In the New York Times, Louis Michael Seidman (Georgetown Law) has a provocative op-ed Let's Give Up on the Constitution. From the introduction:
Our obsession with the Constitution has saddled us with a dysfunctional political system, kept us from debating the merits of divisive issues and inflamed our public discourse. Instead of arguing about what is to be done, we argue about what James Madison might have wanted done 225 years ago.
As someone who has taught constitutional law for almost 40 years, I am ashamed it took me so long to see how bizarre all this is. Imagine that after careful study a government official — say, the president or one of the party leaders in Congress — reaches a considered judgment that a particular course of action is best for the country. Suddenly, someone bursts into the room with new information: a group of white propertied men who have been dead for two centuries, knew nothing of our present situation, acted illegally under existing law and thought it was fine to own slaves might have disagreed with this course of action. Is it even remotely rational that the official should change his or her mind because of this divination?
(Note: Professor Seidman's argument is expanded in his recently published book On Constitutional Disobedience, from Oxford University Press).
Jonathan Adler comments: Seidman: Let's Give Up on [Parts of] the Constitution. In part:
Seidman suggests that liberal constitutional values such as the freedom of speech and religion, equal protection, and due process “are important, whether or not they are in the Constitution” and that “we should continue to follow those requirements out of respect, not obligation.” But our political history shows quite clearly that the political process is more than willing to trample such principles, often with substantial popular support even with a constitutional obligation to respect. Yet the whole point of a constitution is to prevent such abuses and constrain popular majorities.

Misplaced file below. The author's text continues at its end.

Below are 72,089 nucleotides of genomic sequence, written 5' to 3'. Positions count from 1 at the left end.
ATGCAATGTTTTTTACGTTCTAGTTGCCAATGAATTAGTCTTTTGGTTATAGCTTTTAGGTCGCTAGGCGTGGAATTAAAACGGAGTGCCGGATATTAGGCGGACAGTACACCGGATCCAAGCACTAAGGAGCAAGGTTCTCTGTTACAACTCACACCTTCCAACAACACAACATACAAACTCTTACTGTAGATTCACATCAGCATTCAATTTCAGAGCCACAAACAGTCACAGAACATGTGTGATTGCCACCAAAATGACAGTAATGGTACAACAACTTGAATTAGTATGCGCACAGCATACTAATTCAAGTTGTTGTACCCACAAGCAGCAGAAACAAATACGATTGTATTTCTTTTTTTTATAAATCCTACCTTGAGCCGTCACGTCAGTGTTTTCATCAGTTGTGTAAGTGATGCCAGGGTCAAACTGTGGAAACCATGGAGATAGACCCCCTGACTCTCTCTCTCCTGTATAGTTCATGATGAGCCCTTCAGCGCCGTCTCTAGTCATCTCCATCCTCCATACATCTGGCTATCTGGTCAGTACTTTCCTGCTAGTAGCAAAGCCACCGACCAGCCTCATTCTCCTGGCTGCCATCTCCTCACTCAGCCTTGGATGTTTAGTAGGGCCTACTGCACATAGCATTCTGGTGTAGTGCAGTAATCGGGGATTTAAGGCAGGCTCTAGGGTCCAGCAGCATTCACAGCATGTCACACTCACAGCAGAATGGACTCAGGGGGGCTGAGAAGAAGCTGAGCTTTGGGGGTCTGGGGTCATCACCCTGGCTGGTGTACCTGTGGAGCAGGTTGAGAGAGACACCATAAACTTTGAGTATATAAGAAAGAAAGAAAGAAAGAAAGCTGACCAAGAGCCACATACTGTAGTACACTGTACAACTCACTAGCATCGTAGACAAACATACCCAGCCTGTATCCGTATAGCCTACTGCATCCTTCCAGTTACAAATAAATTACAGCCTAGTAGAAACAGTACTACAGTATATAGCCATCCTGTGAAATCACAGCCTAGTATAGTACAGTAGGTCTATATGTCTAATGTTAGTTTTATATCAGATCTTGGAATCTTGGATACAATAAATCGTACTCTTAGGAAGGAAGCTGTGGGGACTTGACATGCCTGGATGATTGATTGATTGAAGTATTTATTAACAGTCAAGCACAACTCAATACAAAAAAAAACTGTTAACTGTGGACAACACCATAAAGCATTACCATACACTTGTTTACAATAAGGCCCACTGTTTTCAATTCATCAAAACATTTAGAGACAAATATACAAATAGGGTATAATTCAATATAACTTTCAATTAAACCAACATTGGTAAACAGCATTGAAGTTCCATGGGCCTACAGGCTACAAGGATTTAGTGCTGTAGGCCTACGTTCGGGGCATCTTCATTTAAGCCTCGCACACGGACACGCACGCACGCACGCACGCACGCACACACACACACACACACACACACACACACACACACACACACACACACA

Seidman writes that if we followed his advice: “The Supreme Court could stop pretending that its decisions protecting same-sex intimacy or limiting affirmative action were rooted in constitutional text.” So supreme court opinions would be nothing more than policy briefs and appeals to moral principle? It seems to me that is a recipe for undermining the legitimacy of judicial review and ultimately relegating all such questions to the political process — and producing quite a few results I doubt Seidman would much like (e.g. greater limits on expression, lesser protection of criminal defendants, and more expansive national security authority). There are reasonable arguments for constraining (or even eliminating) judicial review — I don’t agree with them, but I think they are reasonable — but I don’t take that to be Seidman’s argument. To the contrary, he seems to want to keep judicial review, but just for those constitutional provisions he likes, but that’s hardly the basis for a principled argument for “constitutional disobedience,” as such.